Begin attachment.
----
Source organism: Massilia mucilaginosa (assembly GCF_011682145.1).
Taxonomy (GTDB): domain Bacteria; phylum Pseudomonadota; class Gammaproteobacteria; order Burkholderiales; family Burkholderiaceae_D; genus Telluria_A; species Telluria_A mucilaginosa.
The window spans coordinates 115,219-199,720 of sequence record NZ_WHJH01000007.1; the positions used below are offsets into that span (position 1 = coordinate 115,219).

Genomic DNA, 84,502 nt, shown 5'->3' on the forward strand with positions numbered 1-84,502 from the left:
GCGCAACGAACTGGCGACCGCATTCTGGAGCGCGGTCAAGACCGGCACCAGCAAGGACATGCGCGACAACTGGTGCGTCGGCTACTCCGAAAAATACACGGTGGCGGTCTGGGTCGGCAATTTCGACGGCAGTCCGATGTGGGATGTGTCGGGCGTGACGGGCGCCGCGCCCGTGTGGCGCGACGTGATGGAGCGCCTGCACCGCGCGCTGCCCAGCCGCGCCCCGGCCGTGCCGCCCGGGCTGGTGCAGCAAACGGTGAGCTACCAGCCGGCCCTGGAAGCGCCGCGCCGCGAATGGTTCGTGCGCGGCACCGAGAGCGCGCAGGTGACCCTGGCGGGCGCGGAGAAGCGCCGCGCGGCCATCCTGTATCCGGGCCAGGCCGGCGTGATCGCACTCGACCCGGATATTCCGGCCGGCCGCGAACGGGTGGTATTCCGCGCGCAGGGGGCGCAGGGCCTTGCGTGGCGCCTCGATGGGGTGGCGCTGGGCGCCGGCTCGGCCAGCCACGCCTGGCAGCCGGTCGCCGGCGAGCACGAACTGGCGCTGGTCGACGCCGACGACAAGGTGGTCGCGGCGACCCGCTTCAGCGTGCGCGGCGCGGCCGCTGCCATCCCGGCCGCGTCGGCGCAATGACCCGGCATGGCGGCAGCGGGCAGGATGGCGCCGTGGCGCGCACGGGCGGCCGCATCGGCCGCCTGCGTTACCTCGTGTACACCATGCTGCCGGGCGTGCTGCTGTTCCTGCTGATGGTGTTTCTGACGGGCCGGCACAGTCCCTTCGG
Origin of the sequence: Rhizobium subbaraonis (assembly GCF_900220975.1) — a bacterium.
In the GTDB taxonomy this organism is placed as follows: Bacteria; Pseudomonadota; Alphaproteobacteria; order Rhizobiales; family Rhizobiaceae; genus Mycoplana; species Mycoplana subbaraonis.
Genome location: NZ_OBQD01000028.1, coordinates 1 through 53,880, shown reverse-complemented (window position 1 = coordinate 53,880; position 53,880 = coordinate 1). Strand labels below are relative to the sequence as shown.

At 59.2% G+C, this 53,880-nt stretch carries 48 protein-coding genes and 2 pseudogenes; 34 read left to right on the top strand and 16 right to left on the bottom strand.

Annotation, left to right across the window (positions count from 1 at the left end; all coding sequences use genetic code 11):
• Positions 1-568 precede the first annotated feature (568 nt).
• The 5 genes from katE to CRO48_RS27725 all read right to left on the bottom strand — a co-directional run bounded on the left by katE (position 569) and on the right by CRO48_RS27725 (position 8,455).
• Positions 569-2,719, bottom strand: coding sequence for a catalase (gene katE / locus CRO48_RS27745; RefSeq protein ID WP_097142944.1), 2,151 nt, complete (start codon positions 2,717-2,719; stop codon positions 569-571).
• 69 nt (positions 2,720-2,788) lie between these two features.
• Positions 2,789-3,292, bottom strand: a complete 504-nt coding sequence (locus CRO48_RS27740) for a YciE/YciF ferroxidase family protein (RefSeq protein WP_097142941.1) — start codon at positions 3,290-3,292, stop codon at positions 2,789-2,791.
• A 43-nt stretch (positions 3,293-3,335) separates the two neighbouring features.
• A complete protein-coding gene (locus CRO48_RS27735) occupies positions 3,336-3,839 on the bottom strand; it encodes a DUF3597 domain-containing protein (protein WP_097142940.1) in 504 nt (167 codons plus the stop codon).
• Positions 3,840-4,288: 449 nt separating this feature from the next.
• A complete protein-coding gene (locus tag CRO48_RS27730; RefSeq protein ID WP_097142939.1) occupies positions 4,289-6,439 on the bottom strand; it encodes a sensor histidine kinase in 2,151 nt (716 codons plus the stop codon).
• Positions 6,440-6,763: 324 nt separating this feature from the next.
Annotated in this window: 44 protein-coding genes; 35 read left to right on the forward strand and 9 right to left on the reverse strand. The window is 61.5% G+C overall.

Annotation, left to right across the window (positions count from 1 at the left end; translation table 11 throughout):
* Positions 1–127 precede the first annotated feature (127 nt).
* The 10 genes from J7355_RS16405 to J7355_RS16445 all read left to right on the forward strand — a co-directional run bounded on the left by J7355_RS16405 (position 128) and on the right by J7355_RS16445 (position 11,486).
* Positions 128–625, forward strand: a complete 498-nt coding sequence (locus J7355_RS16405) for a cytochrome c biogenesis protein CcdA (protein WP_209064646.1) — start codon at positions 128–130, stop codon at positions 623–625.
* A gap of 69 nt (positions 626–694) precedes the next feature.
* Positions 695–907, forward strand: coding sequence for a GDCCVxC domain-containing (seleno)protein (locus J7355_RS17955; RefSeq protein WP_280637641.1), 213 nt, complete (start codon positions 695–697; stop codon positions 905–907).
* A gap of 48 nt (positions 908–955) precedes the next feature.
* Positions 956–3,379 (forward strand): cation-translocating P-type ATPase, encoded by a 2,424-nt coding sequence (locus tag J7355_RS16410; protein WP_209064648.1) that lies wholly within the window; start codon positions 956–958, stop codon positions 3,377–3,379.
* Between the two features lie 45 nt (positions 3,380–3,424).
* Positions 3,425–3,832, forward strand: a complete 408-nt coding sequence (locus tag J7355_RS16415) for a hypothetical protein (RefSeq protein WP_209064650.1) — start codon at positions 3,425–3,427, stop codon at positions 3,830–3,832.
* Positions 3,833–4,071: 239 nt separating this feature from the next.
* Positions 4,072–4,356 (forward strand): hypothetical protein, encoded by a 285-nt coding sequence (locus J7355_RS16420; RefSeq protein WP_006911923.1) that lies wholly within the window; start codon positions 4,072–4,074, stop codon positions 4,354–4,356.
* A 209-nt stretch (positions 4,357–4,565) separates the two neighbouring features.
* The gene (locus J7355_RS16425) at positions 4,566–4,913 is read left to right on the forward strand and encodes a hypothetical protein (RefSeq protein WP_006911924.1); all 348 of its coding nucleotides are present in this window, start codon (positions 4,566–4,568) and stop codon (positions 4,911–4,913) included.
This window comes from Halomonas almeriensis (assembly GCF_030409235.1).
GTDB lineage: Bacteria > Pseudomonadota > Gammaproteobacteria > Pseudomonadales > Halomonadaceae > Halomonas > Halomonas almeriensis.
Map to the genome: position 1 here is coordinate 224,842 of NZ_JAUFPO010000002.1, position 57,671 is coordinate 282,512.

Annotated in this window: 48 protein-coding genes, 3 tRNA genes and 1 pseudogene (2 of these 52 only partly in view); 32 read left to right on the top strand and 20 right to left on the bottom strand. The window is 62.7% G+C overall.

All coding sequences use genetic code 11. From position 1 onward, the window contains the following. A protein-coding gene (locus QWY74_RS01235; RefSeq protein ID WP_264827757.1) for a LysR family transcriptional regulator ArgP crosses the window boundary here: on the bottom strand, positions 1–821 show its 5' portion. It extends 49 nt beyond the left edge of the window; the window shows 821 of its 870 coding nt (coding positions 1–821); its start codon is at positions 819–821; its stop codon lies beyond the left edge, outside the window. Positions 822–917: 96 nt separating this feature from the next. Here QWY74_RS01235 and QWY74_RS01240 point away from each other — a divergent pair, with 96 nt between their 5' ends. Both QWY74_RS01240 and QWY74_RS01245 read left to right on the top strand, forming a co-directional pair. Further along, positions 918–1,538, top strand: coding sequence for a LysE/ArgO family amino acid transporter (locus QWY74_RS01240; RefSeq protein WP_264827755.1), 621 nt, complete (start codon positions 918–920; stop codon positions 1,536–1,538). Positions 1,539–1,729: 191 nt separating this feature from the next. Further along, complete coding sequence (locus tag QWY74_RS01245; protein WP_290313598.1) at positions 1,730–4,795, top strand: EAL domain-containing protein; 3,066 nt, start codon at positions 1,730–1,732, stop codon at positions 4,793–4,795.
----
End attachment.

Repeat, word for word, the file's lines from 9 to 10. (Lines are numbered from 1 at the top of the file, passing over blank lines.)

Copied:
At 59.2% G+C, this 53,880-nt stretch carries 48 protein-coding genes and 2 pseudogenes; 34 read left to right on the top strand and 16 right to left on the bottom strand.

Annotation, left to right across the window (positions count from 1 at the left end; all coding sequences use genetic code 11):